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Self Promotion for Women

  2. It Is NOT Your Fault  You are “bad at self-promotion” because you’ve been trained to be bad at it  We are socialized from a young age to be self-effacing  Women and girls receive negative feedback if we self- promote like the guys do… So we don’t do it Story from “Talking from 9 to 5” by Deborah Tannen Screenshot of letter from:,,20107010,00.html
  3. Implicit Bias and Getting Ahead  This is an example of implicit bias  Implicit biases are “baked into” our systems and culture  Both men and women have them, and women “enforce” cultural expectations for other women just as much as men do.  Can keep you from succeeding, while making you feel like it is your own fault!  In his book “The Hidden Brain,” Shankar Vedantam likens implicit bias to the ocean current: “Those who travel with the current will always feel they are good swimmers; those who swim against the current may never realize they are better swimmers than they imagine.” See What Works for Women at Work, by Joan Williams and Rachel Dempsey, for more on implicit biases
  4. Walking the Tightrope  Women are penalized for being “too masculine”  Self-promoting, aggressively negotiating in our own self- interest, etc.  “Doesn’t play well with others” “Difficult to work with”  Women are also penalized for being “too feminine”  Self-effacing, nurturing, etc.  Judged to be less competent than equally qualified men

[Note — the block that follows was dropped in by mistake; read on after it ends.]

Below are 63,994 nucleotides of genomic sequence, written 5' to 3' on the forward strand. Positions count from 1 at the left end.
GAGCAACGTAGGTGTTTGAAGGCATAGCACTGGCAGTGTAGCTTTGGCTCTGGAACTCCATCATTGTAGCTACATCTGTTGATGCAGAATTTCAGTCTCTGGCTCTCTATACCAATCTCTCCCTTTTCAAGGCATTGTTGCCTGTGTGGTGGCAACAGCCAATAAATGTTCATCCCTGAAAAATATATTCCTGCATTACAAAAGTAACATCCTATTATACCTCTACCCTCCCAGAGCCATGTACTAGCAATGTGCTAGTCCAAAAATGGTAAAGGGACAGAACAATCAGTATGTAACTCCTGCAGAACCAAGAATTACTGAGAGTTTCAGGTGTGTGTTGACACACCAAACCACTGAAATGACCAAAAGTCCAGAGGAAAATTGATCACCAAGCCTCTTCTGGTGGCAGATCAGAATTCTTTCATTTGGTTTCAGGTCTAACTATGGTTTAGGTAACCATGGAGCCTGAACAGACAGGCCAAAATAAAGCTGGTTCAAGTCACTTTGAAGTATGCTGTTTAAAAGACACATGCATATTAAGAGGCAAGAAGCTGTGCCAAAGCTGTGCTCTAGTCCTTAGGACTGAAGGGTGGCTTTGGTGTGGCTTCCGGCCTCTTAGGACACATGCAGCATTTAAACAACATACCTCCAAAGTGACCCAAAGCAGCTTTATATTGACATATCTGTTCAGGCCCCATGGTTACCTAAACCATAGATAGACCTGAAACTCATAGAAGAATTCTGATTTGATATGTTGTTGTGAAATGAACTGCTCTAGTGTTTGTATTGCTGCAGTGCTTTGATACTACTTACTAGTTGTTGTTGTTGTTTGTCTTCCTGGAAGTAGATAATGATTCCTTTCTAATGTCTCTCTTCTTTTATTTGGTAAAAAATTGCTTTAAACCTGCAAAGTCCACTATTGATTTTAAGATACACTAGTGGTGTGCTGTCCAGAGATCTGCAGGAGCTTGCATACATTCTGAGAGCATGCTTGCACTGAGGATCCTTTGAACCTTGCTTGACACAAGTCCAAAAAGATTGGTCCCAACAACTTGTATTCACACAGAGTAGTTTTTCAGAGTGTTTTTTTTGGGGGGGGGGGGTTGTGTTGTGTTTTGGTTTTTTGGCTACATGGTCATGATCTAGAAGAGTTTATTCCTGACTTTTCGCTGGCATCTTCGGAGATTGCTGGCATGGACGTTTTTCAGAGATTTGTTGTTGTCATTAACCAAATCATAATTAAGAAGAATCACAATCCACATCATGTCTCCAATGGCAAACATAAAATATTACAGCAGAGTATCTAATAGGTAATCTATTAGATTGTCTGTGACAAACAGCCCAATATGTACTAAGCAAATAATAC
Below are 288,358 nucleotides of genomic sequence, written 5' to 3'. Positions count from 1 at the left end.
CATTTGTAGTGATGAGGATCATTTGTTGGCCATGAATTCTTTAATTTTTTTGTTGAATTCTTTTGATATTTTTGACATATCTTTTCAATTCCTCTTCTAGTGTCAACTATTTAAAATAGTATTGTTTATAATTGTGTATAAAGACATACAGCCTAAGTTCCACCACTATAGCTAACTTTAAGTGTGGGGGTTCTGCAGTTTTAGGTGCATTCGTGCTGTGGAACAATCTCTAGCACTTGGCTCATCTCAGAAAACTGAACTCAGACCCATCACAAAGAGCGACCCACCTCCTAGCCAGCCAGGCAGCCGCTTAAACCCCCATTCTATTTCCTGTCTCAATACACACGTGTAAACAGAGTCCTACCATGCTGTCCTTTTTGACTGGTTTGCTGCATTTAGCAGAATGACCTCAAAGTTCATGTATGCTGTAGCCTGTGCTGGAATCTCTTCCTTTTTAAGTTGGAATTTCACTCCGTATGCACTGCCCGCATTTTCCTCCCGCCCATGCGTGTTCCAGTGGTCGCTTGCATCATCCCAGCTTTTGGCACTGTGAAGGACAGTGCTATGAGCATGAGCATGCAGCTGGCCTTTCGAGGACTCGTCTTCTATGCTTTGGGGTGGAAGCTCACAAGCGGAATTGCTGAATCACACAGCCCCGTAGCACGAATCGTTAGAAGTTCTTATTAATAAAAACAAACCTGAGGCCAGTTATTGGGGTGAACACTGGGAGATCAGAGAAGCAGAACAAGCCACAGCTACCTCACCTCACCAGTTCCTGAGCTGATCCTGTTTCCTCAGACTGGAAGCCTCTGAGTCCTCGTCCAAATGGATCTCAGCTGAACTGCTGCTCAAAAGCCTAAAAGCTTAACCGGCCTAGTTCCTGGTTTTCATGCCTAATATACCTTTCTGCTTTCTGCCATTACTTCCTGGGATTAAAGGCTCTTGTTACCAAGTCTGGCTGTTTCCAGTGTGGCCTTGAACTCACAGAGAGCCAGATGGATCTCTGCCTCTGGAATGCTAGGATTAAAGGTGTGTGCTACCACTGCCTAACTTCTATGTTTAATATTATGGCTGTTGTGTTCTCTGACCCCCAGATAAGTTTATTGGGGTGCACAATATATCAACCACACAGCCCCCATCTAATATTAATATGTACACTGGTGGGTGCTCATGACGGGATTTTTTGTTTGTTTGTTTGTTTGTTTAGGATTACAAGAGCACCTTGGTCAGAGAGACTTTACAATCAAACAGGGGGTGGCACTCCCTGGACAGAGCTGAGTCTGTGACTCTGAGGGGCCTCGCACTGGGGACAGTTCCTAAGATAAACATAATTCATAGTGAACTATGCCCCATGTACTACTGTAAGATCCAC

5. Women Aren’t All The Same  Because of racism, many people choose to leave volunteer work that links them to a specific race off of their resumes  This hides some valuable accomplishments and experience  Women of color report more issues with implicit bias than white women do, and report more openly disrespectful comments Cartoon by Liza Donnelly
  6. Women Aren’t All the Same  Some backgrounds emphasize humility more than others  Even if you can balance on the tightrope, it feels wrong to self- promote  Studies find more latitude for assertiveness in Black women… as long as it is in service of the group, not themselves.  Latinas report being assigned more “office housework” and having junior colleagues treat them like a mother  Viewed as caring, but not promotable  Asian-American women face the “model minority” stereotype  Seen as competent and hard-working, but not as leaders  Asian women often face particular challenges around assertiveness  When they are assertive, can trigger strong negative stereotypes From: What Works for Women at Work, by Joan Williams and Rachel Dempsey
  7. What to Do?  We need to self-promote  To get jobs  To get promotions and raises  To get the recognition we deserve  To have the impact we desire  So we need to find ways to do so effectively without triggering negative biases. The ideas in this presentation are given as ideas for navigating the existing bias, not as prescriptions for what women “should” do. In the world we “should” be living in, women could do whatever was natural and be judged in the same way as men are!
  8. The Passive Method  Let the facts be known, and let them speak for themselves  Ideas for using this method  Display awards  If you’re out of office to be on a study section, or get an award- put the reason on your calendar  Make your resume available  Add detail to your LinkedIn page  Consider a professional blog
  9. The Buddy System  Form a group of friends/colleagues who promote each other  Ideas for using this method  Team up in meetings to call attention to misattribution of ideas  If you choose to use social media in professional capacity, find group to cross-promote each others’ work  Make sure your friends and family know what you do!